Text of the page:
What Does a Postpartum Doula Do?

Picture this: you’ve given birth a couple days ago to your first baby. The hospital has given you the “a-ok” to be discharged and you’re heading home with your newborn. The hospital just lets you go, on your way home, as a family of three. You and your partner, are alone with you little one for the first time. No more nurses or doctors checking on you while you’re at home- you’re totally on your own.

For many, this transition can be pretty scary, and nerve wracking. When taking care of an infant all by yourself, so many questions can pop up: why is he crying? is he warm enough? has he had enough to eat? is he sleeping too much? why isn’t he going to sleep? when do I get a break? And last but not least… if I’m feeding the baby, who’s going to feed me?

All of these questions are totally normal, and as doulas we hear them all the time from our clients. Coming home with a newborn is a huge lifestyle change. Each baby is different, so there isn’t a one size fits all manual for baby care. Navigating your child’s nuances as you’re getting to know each other is quite magical and exceptional, all at the same time being completely foreign and unknown. You will learn to interpret your baby’s signals and cues, and you will work together as a team- there just may be a learning curve in getting there. Again, this is totally normal, even expected.

It’s within this landscape the Postpartum Doula does her work. A Postpartum Doula assists families within, typically, the first three months following a baby’s birth. It may be longer for some, depending on the family’s needs. The Postpartum Doula helps families settle in at home, after being discharged from the hospital. This could include everything from breastfeeding support, hands on coaching for newborn care, teaching swaddling techniques, or even helping to wake a sleepy baby if it’s time to feed.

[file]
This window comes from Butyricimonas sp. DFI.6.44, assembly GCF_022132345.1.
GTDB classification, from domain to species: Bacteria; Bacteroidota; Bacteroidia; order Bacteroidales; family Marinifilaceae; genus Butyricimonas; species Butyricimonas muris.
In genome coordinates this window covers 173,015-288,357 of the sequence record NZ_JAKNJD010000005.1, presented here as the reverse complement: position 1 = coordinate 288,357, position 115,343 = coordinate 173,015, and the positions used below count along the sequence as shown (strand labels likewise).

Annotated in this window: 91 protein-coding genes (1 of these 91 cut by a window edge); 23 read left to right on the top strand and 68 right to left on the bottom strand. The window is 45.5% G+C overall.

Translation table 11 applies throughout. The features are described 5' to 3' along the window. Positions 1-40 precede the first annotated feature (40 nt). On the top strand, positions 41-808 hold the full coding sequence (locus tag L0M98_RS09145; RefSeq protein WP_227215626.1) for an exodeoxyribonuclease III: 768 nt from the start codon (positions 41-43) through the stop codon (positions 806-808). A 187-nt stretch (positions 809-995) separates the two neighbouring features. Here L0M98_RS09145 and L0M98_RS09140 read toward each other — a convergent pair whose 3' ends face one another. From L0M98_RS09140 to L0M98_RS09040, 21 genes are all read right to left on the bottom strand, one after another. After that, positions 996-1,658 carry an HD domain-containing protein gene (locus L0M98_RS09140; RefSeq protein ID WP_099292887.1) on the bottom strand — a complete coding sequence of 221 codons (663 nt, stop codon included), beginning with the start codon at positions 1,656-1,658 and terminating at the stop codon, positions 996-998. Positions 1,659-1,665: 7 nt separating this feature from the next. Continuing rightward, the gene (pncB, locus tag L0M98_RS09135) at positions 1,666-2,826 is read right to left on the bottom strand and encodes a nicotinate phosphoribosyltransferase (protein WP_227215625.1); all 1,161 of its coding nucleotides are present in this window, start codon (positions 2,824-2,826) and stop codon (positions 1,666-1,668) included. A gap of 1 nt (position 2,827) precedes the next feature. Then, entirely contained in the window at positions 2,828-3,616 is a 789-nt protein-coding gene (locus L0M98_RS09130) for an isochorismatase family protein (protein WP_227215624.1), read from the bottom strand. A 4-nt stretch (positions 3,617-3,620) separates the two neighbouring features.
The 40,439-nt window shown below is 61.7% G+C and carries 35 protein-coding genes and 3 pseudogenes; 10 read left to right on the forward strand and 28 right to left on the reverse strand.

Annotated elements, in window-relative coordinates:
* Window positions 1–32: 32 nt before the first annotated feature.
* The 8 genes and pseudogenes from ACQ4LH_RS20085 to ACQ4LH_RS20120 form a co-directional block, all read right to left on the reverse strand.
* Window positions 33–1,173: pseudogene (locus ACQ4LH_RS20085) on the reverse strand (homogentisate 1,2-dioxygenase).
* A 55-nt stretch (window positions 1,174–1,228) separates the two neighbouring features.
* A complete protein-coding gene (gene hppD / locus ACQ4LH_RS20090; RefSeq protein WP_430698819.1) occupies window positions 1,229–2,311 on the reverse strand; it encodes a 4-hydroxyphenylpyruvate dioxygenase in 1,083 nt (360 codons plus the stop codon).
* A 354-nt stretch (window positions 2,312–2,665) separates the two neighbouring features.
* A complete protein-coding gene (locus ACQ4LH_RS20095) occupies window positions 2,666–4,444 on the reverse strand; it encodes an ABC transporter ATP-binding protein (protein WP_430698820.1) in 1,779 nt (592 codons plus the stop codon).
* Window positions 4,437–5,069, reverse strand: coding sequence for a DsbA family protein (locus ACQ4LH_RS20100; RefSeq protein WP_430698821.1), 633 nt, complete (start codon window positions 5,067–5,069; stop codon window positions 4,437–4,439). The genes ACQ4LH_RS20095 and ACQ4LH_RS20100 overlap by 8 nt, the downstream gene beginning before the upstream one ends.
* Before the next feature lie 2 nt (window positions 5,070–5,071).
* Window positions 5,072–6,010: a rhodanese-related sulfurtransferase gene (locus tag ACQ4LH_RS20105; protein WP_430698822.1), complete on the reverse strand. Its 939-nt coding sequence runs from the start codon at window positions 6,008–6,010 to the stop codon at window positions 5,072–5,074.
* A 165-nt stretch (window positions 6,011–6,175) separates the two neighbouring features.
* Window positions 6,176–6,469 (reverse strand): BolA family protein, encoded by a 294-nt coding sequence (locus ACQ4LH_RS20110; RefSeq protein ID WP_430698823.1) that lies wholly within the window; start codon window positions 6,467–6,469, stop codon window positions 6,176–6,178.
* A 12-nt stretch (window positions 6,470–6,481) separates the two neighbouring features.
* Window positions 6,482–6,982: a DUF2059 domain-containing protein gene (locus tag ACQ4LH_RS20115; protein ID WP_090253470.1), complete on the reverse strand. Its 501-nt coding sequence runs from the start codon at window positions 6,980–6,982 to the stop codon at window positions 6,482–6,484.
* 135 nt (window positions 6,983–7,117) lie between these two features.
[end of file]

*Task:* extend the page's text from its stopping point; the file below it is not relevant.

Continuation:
The magical thing about Postpartum Doulas is that they not only help with newborn care, they also help take care of mom, while she rests and heals from the birth. The way Postpartum Doulas assist in “mothering the mother” is by creating nourishing meals, preparing sitz baths for perineum healing, taking care of the baby so mom can get a much needed nap or shower, and by talking with mom- and listening. Postpartum Doulas are amazing listeners. After giving birth, there is so much to process, on the identity level, physical level, and emotional level, that having an understanding and compassionate ear is so nutruting.

In addition to taking care of mother and baby, Postpartum Doulas also attend to the needs of the family. This may include checking in to see how dad or the other parent is doing, and seeing what their needs are- perhaps helping them to get a nap in as well. If there are other children at home, sibling care might because an important aspect of the work dynamic- after all they are having their own adjustments to their new brother or sister too!

These are a few ways Postpartum Doulas support the whole family in the weeks and months following a baby’s birth. The duration and length of a postpartum shift is totally up to the family and their needs. Daytime sessions are usually around 4 hours, though could be longer. Overnight sessions are typically 10 hours, as this gives time for some hands on teaching and support before the parents head to bed to get some much needed rest.


Jen Mayer